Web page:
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Navy coach Ken Niumatalolo blasts Pentagon decision to let Air Force play football

  • ASSOCIATED PRESS / DEC. 2019
                                Navy head coach Ken Niumatalolo cheered his team on in the first half of the Liberty Bowl NCAA college football game against Kansas State in Memphis, Tenn. Niumatalolo today blasted the Pentagon for allowing the Air Force Academy to play two games in the Commander-in-Chief’s Cup series despite the Mountain West Conference having postponed the rest of its football season.

    ASSOCIATED PRESS / DEC. 2019

    Navy head coach Ken Niumatalolo cheered his team on in the first half of the Liberty Bowl NCAA college football game against Kansas State in Memphis, Tenn. Niumatalolo today blasted the Pentagon for allowing the Air Force Academy to play two games in the Commander-in-Chief’s Cup series despite the Mountain West Conference having postponed the rest of its football season.

Navy head football coach Ken Niumatalolo today blasted the Pentagon for allowing the Air Force Academy to play two games in the Commander-in-Chief’s Cup series despite the Mountain West Conference having postponed the rest of its football season.

“I’m sure I’ll get reprimanded,” Niumatalolo said at his weekly media session. “I’m just the head football coach, but that’s how I honestly feel. It’s not right.”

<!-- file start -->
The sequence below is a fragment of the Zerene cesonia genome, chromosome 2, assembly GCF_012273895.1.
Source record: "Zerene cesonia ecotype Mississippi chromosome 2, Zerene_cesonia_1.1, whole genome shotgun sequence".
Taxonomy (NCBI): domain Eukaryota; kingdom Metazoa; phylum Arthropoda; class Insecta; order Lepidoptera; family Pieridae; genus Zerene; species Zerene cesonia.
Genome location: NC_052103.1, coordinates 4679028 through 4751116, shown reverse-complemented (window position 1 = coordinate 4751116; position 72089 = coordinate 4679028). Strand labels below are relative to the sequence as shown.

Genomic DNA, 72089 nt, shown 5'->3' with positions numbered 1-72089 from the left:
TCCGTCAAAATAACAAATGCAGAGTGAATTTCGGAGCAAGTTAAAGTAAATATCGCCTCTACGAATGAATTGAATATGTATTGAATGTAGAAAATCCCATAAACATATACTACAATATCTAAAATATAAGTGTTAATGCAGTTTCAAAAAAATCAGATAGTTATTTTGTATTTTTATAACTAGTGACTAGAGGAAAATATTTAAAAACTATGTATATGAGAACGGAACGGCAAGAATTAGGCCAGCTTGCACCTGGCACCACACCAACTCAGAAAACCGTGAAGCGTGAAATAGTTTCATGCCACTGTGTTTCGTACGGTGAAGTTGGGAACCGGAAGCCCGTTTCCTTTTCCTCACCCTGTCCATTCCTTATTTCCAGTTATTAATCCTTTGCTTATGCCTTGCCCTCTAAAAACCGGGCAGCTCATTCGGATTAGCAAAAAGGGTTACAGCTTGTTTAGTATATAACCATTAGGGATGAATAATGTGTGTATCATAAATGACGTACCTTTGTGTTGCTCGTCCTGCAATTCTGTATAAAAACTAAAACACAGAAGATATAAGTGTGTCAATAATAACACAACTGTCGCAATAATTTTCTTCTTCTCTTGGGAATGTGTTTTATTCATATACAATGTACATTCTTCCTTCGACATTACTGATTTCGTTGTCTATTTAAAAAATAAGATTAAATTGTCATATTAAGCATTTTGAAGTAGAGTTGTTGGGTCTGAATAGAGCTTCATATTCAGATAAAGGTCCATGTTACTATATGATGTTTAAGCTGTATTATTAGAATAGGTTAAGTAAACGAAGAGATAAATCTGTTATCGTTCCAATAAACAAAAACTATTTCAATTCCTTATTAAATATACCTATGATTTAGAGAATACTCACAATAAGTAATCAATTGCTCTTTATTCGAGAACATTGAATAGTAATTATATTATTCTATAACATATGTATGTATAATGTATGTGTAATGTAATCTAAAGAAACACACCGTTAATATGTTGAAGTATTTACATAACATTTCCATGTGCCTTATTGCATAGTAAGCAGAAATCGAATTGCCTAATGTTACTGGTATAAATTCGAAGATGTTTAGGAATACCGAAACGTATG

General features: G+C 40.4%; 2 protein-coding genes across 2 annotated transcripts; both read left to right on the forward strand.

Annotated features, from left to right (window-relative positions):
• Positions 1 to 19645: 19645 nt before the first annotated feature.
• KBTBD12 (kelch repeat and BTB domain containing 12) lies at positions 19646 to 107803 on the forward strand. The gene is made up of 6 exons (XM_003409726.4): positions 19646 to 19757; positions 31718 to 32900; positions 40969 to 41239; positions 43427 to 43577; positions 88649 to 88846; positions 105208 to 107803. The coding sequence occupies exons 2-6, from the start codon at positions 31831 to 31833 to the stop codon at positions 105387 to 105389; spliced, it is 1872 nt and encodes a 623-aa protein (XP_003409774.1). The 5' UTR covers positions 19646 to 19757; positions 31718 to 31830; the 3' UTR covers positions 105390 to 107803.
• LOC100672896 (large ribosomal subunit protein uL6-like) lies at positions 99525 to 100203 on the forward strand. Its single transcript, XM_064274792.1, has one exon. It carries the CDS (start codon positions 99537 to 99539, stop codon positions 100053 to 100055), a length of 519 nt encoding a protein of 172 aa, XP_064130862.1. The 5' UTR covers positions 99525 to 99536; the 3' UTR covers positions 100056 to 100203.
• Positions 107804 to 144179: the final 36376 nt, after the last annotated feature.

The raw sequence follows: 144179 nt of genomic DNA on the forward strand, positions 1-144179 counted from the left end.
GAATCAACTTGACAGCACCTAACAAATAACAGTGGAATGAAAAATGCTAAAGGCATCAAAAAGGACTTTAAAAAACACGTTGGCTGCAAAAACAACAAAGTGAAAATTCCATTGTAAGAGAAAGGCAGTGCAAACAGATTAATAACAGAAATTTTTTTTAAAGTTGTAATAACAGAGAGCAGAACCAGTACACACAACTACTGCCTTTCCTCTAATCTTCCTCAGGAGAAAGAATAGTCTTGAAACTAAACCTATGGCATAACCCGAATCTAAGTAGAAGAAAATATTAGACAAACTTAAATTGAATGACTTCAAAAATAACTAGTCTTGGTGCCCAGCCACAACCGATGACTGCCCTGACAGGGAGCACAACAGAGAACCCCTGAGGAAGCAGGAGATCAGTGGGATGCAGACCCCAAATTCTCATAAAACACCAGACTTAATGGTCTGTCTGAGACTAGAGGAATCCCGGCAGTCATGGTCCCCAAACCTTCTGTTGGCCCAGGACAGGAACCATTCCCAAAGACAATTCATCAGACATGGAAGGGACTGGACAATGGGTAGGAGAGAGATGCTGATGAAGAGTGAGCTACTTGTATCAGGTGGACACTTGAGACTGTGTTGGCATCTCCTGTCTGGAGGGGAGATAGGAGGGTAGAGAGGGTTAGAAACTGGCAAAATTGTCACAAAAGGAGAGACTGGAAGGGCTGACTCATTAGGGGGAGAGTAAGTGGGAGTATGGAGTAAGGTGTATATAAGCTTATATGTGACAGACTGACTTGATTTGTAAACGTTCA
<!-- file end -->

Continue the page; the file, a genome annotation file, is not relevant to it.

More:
Niumatalo, a Honolulu native and former University of Hawaii quarterback and assistant coach, joked that if he continued to pursue the subject, “My next interview might be coming from Hawaii.”

The Mountain West Board of Directors announced on Aug. 10 that its members would postpone the 2020 fall season, saying, “The fall sports affected by today’s decision include men’s and women’s cross country, football, women’s soccer and women’s volleyball (with the exception of the unique circumstances involved with the military service academies).”

But not until Monday, when Air Force put out its schedule listing an Oct. 3 game with Navy in Colorado Springs, Colo., and a November game at Army-West Point, was it publicly confirmed the games would be played. They are the only two games the Falcons will play.

Navy, which competes in the American Athletic Conference and is defending the trophy it won last year, has an 11-game schedule. Army, an independent, is playing 12.

Navy athletic director Chet Gladchuk told the Annapolis Capital Gazette, “The question mark has always been Air Force and whether or not they would field a team. There was some question within their leadership as to whether or not it was appropriate to conduct out-of-season practice to that degree to play two games.”

Niumatalolo said, “Where else in the country would you play for something of value and everybody’s schedules are not the same? This is the No. 1 thing we fight for every year, the Commander-in-Chief’s Trophy. We’re playing a full schedule. You got Air Force playing just two games? I don’t think those people (in the Pentagon) care.”

Niumatalolo said, “I have no idea who made those decisions. Probably guys who should be making decisions on more important matters than football… They made this a military deal. It’s not a military deal.”

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